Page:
If you’ve spent any amount of time snooping around the world of vintage watches or the history of our culture (which we can now officially use instead of the word industry thanks to UNESCO’s recent recognition — read about it here), then you will have heard of the name Gay Frères. The “Gay Brothers” bracelet-making company was founded in 1835 by two men who, surprisingly, weren’t brothers. However, during the bracelet brand’s 1970s heyday, Jacques-Hubert and Jean-Francois Gay, descendent brothers of the founder that lent his name to the enterprise, did pull the strings. One of their most famous products was the ladder bracelet that Forstner diligently brings back to life for 2021.

I write a lot about Forstner. Forgive me if it’s becoming a bit much, but I really do love what the brand is doing. Despite my enjoyment of all the products, I have to be transparent about my favorite, which is the JB Komfit. I don’t want it to seem like every new thing Forstner does is better than the previous. That wouldn’t be genuine. However, just because I have my personal preferences, doesn’t mean I can’t analyze the good and bad about these new products. And when it comes to this one, the ladder bracelet, we have a product I’d been anticipating for almost a year.


A historical perspective

I’m not sure why, but the ladder bracelet has been my favorite vintage bracelet for a long time. This is all despite never actually having owned or worn one. If that sounds pretty stupid to you, I’d be inclined to agree. I’ve not only lusted over but I vocally argued for (when discussing classic bracelets with my peers) the ladder bracelet. But, with the exception of handling a few of Zenith’s recent reissues off the wrist, I’d had no practical experience of a style I liked the look of so much. Until now, that is…

Zenith Chronomaster Revival El Primero A3817

Like this Zenith Chronomaster Revival El Primero A3817, for example.

We (Fratello) were told the ladder bracelet was coming from Forstner about a year ago. It was pushed back a few times as the company really wanted to get this one right, and supply issues caused by the ongoing pandemic made assuring the necessary quality difficult. The resulting product is, I believe, very much worth waiting for and clearly worth the brand’s customary $125 asking price. But what are its best and worst points? Let’s dive in…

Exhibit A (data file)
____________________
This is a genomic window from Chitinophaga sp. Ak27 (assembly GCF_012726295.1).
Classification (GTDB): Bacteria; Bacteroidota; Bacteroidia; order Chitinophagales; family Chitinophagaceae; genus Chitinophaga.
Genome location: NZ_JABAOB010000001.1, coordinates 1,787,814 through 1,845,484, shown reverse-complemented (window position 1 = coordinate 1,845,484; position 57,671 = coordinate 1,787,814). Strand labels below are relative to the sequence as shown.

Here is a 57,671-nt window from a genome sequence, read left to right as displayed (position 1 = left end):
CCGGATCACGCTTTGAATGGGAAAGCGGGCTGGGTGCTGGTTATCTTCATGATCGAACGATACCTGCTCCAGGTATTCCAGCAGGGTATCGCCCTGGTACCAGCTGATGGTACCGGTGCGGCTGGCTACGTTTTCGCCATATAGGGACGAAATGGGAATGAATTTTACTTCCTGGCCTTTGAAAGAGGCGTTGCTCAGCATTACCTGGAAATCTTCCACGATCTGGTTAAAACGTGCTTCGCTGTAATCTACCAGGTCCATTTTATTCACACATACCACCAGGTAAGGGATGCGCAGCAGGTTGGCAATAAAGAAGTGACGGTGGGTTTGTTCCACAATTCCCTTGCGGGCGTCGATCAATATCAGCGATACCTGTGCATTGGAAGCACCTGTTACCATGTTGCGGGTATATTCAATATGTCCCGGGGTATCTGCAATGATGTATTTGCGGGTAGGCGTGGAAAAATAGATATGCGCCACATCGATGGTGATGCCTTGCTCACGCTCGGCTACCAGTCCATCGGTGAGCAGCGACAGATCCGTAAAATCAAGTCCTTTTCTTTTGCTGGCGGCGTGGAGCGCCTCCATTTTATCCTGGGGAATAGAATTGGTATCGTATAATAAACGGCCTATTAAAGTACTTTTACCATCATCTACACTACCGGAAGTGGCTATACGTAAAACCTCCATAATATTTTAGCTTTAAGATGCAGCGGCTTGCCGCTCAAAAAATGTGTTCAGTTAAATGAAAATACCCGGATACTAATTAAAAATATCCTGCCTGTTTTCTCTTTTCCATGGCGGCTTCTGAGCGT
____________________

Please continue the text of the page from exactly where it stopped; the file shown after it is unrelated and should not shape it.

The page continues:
The bracelet end link

The ladder bracelet from Forstner is not the first to feature a straight bar end link. In fact, with the exception of the flat link model (which is, up until this point) exclusively tailored for Professional-series Speedmasters, all of Forstner’s bands use this end link format, albeit in different styles.

In my opinion, the ladder end link is one of the toughest to get right (especially when you’re looking to bring a bracelet in on budget.  What we have here is a double-rolled metal sheath that clearly started life as a “T-shaped” piece of metal. The broader arms of the T are wrapped around something that resembles the spring bar, while the “tail” of the T forms the first loop through which the bracelet bar can be attached.


Traditional watchmaking

This is the traditional way to do things and while this technique has been very well executed I still prefer machined and drilled bracelet components over folded metal because they feel (and are) more solid. It would be possible to achieve the setup I’m talking about but would result in a very fiddly attachment process as the “tail” link in a CNC-machined alternative would be flanked by two separate, very stout, completely free-sliding sheathes on either side of it to hole a machined tail link in the center of the spring bar between the lugs.

Does that sound too complicated to you? If it does, you’re probably right. It’s also surely why Forstner decided not to get too cute and to focus on the traditional methods history has bequeathed to them. Seeing the result and having it on the wrist makes it hard to disagree with that logic.